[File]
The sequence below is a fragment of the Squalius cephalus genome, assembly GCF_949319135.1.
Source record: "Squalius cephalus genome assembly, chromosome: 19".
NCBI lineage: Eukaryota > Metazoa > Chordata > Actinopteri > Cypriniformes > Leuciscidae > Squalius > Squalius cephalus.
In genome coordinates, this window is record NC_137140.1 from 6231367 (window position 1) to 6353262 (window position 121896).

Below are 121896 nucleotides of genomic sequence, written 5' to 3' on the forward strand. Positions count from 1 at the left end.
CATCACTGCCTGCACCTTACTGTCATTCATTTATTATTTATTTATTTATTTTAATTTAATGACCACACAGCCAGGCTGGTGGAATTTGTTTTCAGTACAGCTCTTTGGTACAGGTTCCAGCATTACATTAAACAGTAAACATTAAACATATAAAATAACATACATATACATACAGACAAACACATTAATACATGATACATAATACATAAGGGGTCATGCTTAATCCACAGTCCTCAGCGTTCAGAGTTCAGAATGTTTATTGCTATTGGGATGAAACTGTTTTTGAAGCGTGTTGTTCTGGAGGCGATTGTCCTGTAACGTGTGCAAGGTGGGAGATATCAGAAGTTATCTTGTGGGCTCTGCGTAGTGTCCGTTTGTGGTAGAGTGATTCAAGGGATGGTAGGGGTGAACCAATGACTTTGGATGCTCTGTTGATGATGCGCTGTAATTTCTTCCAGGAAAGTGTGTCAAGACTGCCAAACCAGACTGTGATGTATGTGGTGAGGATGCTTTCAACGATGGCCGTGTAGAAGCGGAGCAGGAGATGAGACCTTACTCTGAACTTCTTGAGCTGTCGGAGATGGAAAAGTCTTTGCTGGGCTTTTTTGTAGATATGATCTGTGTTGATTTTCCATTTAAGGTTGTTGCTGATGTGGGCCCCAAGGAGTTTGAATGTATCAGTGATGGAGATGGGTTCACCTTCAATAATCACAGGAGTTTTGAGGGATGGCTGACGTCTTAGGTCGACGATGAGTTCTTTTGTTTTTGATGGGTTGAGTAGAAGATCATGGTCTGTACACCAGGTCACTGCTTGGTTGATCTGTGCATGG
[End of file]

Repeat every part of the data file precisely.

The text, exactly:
The sequence below is a fragment of the Squalius cephalus genome, assembly GCF_949319135.1.
Source record: "Squalius cephalus genome assembly, chromosome: 19".
NCBI lineage: Eukaryota > Metazoa > Chordata > Actinopteri > Cypriniformes > Leuciscidae > Squalius > Squalius cephalus.
In genome coordinates, this window is record NC_137140.1 from 6231367 (window position 1) to 6353262 (window position 121896).

Below are 121896 nucleotides of genomic sequence, written 5' to 3' on the forward strand. Positions count from 1 at the left end.
CATCACTGCCTGCACCTTACTGTCATTCATTTATTATTTATTTATTTATTTTAATTTAATGACCACACAGCCAGGCTGGTGGAATTTGTTTTCAGTACAGCTCTTTGGTACAGGTTCCAGCATTACATTAAACAGTAAACATTAAACATATAAAATAACATACATATACATACAGACAAACACATTAATACATGATACATAATACATAAGGGGTCATGCTTAATCCACAGTCCTCAGCGTTCAGAGTTCAGAATGTTTATTGCTATTGGGATGAAACTGTTTTTGAAGCGTGTTGTTCTGGAGGCGATTGTCCTGTAACGTGTGCAAGGTGGGAGATATCAGAAGTTATCTTGTGGGCTCTGCGTAGTGTCCGTTTGTGGTAGAGTGATTCAAGGGATGGTAGGGGTGAACCAATGACTTTGGATGCTCTGTTGATGATGCGCTGTAATTTCTTCCAGGAAAGTGTGTCAAGACTGCCAAACCAGACTGTGATGTATGTGGTGAGGATGCTTTCAACGATGGCCGTGTAGAAGCGGAGCAGGAGATGAGACCTTACTCTGAACTTCTTGAGCTGTCGGAGATGGAAAAGTCTTTGCTGGGCTTTTTTGTAGATATGATCTGTGTTGATTTTCCATTTAAGGTTGTTGCTGATGTGGGCCCCAAGGAGTTTGAATGTATCAGTGATGGAGATGGGTTCACCTTCAATAATCACAGGAGTTTTGAGGGATGGCTGACGTCTTAGGTCGACGATGAGTTCTTTTGTTTTTGATGGGTTGAGTAGAAGATCATGGTCTGTACACCAGGTCACTGCTTGGTTGATCTGTGCATGG